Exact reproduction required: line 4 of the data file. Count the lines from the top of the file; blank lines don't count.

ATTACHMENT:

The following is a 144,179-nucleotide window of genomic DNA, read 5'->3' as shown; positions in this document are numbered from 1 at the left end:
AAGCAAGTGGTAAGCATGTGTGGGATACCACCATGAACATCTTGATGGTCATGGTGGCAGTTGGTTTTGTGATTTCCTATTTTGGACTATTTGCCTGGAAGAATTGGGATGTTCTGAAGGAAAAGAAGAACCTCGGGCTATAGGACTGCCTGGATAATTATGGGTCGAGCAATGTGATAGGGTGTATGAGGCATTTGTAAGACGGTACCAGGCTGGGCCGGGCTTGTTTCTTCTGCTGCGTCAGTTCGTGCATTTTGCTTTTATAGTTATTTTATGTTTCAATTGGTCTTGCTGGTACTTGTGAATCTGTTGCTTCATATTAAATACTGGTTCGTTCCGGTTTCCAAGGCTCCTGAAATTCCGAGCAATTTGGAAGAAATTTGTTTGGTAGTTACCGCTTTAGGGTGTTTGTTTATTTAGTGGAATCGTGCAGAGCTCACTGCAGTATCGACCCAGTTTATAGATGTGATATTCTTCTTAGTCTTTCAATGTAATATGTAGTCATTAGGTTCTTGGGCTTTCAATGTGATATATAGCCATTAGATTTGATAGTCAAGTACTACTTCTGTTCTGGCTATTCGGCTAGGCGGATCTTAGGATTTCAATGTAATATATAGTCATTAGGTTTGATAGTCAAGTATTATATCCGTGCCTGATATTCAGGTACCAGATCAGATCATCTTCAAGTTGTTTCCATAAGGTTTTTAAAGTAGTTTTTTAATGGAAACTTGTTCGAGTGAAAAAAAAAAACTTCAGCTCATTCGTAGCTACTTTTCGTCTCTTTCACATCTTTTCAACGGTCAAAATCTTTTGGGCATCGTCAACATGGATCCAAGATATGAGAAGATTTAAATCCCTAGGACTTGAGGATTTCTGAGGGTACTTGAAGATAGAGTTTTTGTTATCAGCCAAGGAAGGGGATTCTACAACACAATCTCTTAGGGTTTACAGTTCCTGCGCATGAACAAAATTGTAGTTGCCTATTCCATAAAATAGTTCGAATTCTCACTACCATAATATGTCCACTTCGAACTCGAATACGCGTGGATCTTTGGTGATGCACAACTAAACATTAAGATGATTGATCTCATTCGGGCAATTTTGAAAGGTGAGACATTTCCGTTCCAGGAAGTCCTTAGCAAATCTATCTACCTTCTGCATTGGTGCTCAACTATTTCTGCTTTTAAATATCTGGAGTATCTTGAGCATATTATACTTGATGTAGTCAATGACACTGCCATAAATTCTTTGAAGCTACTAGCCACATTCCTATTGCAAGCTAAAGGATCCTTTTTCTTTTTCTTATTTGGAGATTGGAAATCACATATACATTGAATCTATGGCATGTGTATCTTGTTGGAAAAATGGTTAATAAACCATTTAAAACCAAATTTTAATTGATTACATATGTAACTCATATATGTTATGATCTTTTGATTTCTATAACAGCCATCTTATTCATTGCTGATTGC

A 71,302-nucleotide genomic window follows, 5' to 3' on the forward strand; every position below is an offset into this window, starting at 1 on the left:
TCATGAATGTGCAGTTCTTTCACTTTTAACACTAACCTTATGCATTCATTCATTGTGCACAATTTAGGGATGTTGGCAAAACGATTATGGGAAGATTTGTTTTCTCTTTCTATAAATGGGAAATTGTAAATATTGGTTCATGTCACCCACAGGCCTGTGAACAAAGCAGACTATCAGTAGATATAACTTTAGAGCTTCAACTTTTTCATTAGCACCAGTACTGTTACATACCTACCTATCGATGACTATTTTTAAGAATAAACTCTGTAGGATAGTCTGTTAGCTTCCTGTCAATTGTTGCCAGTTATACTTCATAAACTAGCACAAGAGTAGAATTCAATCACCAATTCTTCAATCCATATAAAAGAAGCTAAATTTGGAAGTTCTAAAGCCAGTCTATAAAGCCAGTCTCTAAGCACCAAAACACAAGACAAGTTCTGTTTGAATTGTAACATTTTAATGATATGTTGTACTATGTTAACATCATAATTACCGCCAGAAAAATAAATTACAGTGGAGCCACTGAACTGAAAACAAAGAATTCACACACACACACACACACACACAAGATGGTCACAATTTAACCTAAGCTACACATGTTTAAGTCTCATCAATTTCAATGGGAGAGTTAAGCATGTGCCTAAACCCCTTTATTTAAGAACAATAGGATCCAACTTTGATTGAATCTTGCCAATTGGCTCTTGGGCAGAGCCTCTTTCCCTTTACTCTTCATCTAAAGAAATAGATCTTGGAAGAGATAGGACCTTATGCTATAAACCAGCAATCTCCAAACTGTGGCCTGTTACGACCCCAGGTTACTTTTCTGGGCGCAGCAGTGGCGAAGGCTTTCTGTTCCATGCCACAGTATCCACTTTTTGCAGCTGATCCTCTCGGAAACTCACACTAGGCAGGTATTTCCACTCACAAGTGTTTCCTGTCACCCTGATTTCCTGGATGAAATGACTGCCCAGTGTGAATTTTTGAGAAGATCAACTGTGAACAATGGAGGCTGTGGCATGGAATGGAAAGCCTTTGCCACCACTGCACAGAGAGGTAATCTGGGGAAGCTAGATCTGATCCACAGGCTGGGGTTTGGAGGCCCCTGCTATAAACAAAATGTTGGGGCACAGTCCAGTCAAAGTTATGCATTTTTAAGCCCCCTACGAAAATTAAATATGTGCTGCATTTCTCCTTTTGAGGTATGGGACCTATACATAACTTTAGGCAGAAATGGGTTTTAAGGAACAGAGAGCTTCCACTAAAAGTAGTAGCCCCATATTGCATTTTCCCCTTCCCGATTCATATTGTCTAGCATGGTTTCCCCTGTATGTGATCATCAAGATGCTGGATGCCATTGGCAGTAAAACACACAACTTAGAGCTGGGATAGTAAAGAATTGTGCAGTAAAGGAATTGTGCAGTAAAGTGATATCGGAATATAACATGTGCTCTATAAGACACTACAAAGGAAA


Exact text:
TCATGAATGTGCAGTTCTTTCACTTTTAACACTAACCTTATGCATTCATTCATTGTGCACAATTTAGGGATGTTGGCAAAACGATTATGGGAAGATTTGTTTTCTCTTTCTATAAATGGGAAATTGTAAATATTGGTTCATGTCACCCACAGGCCTGTGAACAAAGCAGACTATCAGTAGATATAACTTTAGAGCTTCAACTTTTTCATTAGCACCAGTACTGTTACATACCTACCTATCGATGACTATTTTTAAGAATAAACTCTGTAGGATAGTCTGTTAGCTTCCTGTCAATTGTTGCCAGTTATACTTCATAAACTAGCACAAGAGTAGAATTCAATCACCAATTCTTCAATCCATATAAAAGAAGCTAAATTTGGAAGTTCTAAAGCCAGTCTATAAAGCCAGTCTCTAAGCACCAAAACACAAGACAAGTTCTGTTTGAATTGTAACATTTTAATGATATGTTGTACTATGTTAACATCATAATTACCGCCAGAAAAATAAATTACAGTGGAGCCACTGAACTGAAAACAAAGAATTCACACACACACACACACACACACAAGATGGTCACAATTTAACCTAAGCTACACATGTTTAAGTCTCATCAATTTCAATGGGAGAGTTAAGCATGTGCCTAAACCCCTTTATTTAAGAACAATAGGATCCAACTTTGATTGAATCTTGCCAATTGGCTCTTGGGCAGAGCCTCTTTCCCTTTACTCTTCATCTAAAGAAATAGATCTTGGAAGAGATAGGACCTTATGCTATAAACCAGCAATCTCCAAACTGTGGCCTGTTACGACCCCAGGTTACTTTTCTGGGCGCAGCAGTGGCGAAGGCTTTCTGTTCCATGCCACAGTATCCACTTTTTGCAGCTGATCCTCTCGGAAACTCACACTAGGCAGGTATTTCCACTCACAAGTGTTTCCTGTCACCCTGATTTCCTGGATGAAATGACTGCCCAGTGTGAATTTTTGAGAAGATCAACTGTGAACAATGGAGGCTGTGGCATGGAATGGAAAGCCTTTGCCACCACTGCACAGAGAGGTAATCTGGGGAAGCTAGATCTGATCCACAGGCTGGGGTTTGGAGGCCCCTGCTATAAACAAAATGTTGGGGCACAGTCCAGTCAAAGTTATGCATTTTTAAGCCCCCTACGAAAATTAAATATGTGCTGCATTTCTCCTTTTGAGGTATGGGACCTATACATAACTTTAGGCAGAAATGGGTTTTAAGGAACAGAGAGCTTCCACTAAAAGTAGTAGCCCCATATTGCATTTTCCCCTTCCCGATTCATATTGTCTAGCATGGTTTCCCCTGTATGTGATCATCAAGATGCTGGATGCCATTGGCAGTAAAACACACAACTTAGAGCTGGGATAGTAAAGAATTGTGCAGTAAAGGAATTGTGCAGTAAAGTGATATCGGAATATAACATGTGCTCTATAAGACACTACAAAGGAAA